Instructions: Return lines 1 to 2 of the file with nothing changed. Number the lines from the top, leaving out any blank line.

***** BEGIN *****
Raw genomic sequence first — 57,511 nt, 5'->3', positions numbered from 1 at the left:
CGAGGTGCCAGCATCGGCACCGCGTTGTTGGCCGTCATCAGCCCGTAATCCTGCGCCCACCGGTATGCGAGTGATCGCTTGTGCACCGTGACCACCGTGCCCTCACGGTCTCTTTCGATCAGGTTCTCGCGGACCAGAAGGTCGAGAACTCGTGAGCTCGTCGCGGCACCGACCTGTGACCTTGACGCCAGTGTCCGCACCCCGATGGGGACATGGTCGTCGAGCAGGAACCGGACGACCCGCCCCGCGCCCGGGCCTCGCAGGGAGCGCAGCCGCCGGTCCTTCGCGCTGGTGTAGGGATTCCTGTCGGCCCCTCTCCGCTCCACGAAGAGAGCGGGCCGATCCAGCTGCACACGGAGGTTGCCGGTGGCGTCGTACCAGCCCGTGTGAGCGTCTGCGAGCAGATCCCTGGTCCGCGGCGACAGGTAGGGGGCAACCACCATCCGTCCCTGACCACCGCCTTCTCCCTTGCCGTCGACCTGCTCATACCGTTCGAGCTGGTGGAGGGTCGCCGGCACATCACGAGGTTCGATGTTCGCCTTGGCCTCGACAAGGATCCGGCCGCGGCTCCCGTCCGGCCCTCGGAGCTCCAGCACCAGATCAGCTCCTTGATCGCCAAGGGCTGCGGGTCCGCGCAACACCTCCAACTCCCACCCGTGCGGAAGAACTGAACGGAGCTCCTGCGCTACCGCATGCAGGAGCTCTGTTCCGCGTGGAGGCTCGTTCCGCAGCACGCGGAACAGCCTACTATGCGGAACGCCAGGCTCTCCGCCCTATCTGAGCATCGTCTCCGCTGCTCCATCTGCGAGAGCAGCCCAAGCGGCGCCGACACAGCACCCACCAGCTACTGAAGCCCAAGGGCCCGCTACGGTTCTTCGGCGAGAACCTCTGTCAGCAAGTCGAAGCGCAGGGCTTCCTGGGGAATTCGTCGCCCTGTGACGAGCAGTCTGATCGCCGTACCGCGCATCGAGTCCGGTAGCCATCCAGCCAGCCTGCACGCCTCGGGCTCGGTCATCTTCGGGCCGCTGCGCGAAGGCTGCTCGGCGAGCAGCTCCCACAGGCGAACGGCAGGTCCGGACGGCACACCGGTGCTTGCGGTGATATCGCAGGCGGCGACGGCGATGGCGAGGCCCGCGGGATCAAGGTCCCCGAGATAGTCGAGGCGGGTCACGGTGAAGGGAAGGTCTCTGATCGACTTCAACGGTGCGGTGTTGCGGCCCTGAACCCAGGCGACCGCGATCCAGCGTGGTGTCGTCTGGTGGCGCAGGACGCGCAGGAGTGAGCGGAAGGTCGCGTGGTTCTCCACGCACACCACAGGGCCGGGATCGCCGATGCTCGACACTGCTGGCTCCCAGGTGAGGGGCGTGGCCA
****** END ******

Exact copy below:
Raw genomic sequence first — 57,511 nt, 5'->3', positions numbered from 1 at the left:
CGAGGTGCCAGCATCGGCACCGCGTTGTTGGCCGTCATCAGCCCGTAATCCTGCGCCCACCGGTATGCGAGTGATCGCTTGTGCACCGTGACCACCGTGCCCTCACGGTCTCTTTCGATCAGGTTCTCGCGGACCAGAAGGTCGAGAACTCGTGAGCTCGTCGCGGCACCGACCTGTGACCTTGACGCCAGTGTCCGCACCCCGATGGGGACATGGTCGTCGAGCAGGAACCGGACGACCCGCCCCGCGCCCGGGCCTCGCAGGGAGCGCAGCCGCCGGTCCTTCGCGCTGGTGTAGGGATTCCTGTCGGCCCCTCTCCGCTCCACGAAGAGAGCGGGCCGATCCAGCTGCACACGGAGGTTGCCGGTGGCGTCGTACCAGCCCGTGTGAGCGTCTGCGAGCAGATCCCTGGTCCGCGGCGACAGGTAGGGGGCAACCACCATCCGTCCCTGACCACCGCCTTCTCCCTTGCCGTCGACCTGCTCATACCGTTCGAGCTGGTGGAGGGTCGCCGGCACATCACGAGGTTCGATGTTCGCCTTGGCCTCGACAAGGATCCGGCCGCGGCTCCCGTCCGGCCCTCGGAGCTCCAGCACCAGATCAGCTCCTTGATCGCCAAGGGCTGCGGGTCCGCGCAACACCTCCAACTCCCACCCGTGCGGAAGAACTGAACGGAGCTCCTGCGCTACCGCATGCAGGAGCTCTGTTCCGCGTGGAGGCTCGTTCCGCAGCACGCGGAACAGCCTACTATGCGGAACGCCAGGCTCTCCGCCCTATCTGAGCATCGTCTCCGCTGCTCCATCTGCGAGAGCAGCCCAAGCGGCGCCGACACAGCACCCACCAGCTACTGAAGCCCAAGGGCCCGCTACGGTTCTTCGGCGAGAACCTCTGTCAGCAAGTCGAAGCGCAGGGCTTCCTGGGGAATTCGTCGCCCTGTGACGAGCAGTCTGATCGCCGTACCGCGCATCGAGTCCGGTAGCCATCCAGCCAGCCTGCACGCCTCGGGCTCGGTCATCTTCGGGCCGCTGCGCGAAGGCTGCTCGGCGAGCAGCTCCCACAGGCGAACGGCAGGTCCGGACGGCACACCGGTGCTTGCGGTGATATCGCAGGCGGCGACGGCGATGGCGAGGCCCGCGGGATCAAGGTCCCCGAGATAGTCGAGGCGGGTCACGGTGAAGGGAAGGTCTCTGATCGACTTCAACGGTGCGGTGTTGCGGCCCTGAACCCAGGCGACCGCGATCCAGCGTGGTGTCGTCTGGTGGCGCAGGACGCGCAGGAGTGAGCGGAAGGTCGCGTGGTTCTCCACGCACACCACAGGGCCGGGATCGCCGATGCTCGACACTGCTGGCTCCCAGGTGAGGGGCGTGGCCA